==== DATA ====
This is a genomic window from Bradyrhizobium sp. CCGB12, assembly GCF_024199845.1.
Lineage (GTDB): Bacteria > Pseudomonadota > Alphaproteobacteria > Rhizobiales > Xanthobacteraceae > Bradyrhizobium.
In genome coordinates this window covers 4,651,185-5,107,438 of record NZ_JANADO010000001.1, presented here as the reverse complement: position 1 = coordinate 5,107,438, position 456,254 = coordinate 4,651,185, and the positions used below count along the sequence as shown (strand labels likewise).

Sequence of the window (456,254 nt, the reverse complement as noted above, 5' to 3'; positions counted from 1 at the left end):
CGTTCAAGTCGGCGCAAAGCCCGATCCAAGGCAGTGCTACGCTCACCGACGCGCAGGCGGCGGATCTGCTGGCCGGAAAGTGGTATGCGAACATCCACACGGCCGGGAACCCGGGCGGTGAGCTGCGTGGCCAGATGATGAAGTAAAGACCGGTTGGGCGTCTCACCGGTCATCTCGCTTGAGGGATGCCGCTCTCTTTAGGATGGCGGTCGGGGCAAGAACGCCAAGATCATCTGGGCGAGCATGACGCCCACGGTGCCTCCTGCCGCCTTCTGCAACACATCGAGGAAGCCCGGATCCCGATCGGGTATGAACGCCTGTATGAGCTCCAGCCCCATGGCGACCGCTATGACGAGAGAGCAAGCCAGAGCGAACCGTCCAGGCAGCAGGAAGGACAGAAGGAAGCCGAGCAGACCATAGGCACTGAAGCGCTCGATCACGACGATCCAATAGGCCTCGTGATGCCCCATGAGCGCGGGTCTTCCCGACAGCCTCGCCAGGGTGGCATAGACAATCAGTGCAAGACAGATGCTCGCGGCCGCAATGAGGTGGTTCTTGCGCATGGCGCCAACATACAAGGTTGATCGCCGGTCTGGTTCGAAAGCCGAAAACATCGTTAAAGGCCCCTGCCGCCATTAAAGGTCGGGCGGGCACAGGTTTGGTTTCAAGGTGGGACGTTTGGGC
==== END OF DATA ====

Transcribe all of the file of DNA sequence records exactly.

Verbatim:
This is a genomic window from Bradyrhizobium sp. CCGB12, assembly GCF_024199845.1.
Lineage (GTDB): Bacteria > Pseudomonadota > Alphaproteobacteria > Rhizobiales > Xanthobacteraceae > Bradyrhizobium.
In genome coordinates this window covers 4,651,185-5,107,438 of record NZ_JANADO010000001.1, presented here as the reverse complement: position 1 = coordinate 5,107,438, position 456,254 = coordinate 4,651,185, and the positions used below count along the sequence as shown (strand labels likewise).

Sequence of the window (456,254 nt, the reverse complement as noted above, 5' to 3'; positions counted from 1 at the left end):
CGTTCAAGTCGGCGCAAAGCCCGATCCAAGGCAGTGCTACGCTCACCGACGCGCAGGCGGCGGATCTGCTGGCCGGAAAGTGGTATGCGAACATCCACACGGCCGGGAACCCGGGCGGTGAGCTGCGTGGCCAGATGATGAAGTAAAGACCGGTTGGGCGTCTCACCGGTCATCTCGCTTGAGGGATGCCGCTCTCTTTAGGATGGCGGTCGGGGCAAGAACGCCAAGATCATCTGGGCGAGCATGACGCCCACGGTGCCTCCTGCCGCCTTCTGCAACACATCGAGGAAGCCCGGATCCCGATCGGGTATGAACGCCTGTATGAGCTCCAGCCCCATGGCGACCGCTATGACGAGAGAGCAAGCCAGAGCGAACCGTCCAGGCAGCAGGAAGGACAGAAGGAAGCCGAGCAGACCATAGGCACTGAAGCGCTCGATCACGACGATCCAATAGGCCTCGTGATGCCCCATGAGCGCGGGTCTTCCCGACAGCCTCGCCAGGGTGGCATAGACAATCAGTGCAAGACAGATGCTCGCGGCCGCAATGAGGTGGTTCTTGCGCATGGCGCCAACATACAAGGTTGATCGCCGGTCTGGTTCGAAAGCCGAAAACATCGTTAAAGGCCCCTGCCGCCATTAAAGGTCGGGCGGGCACAGGTTTGGTTTCAAGGTGGGACGTTTGGGC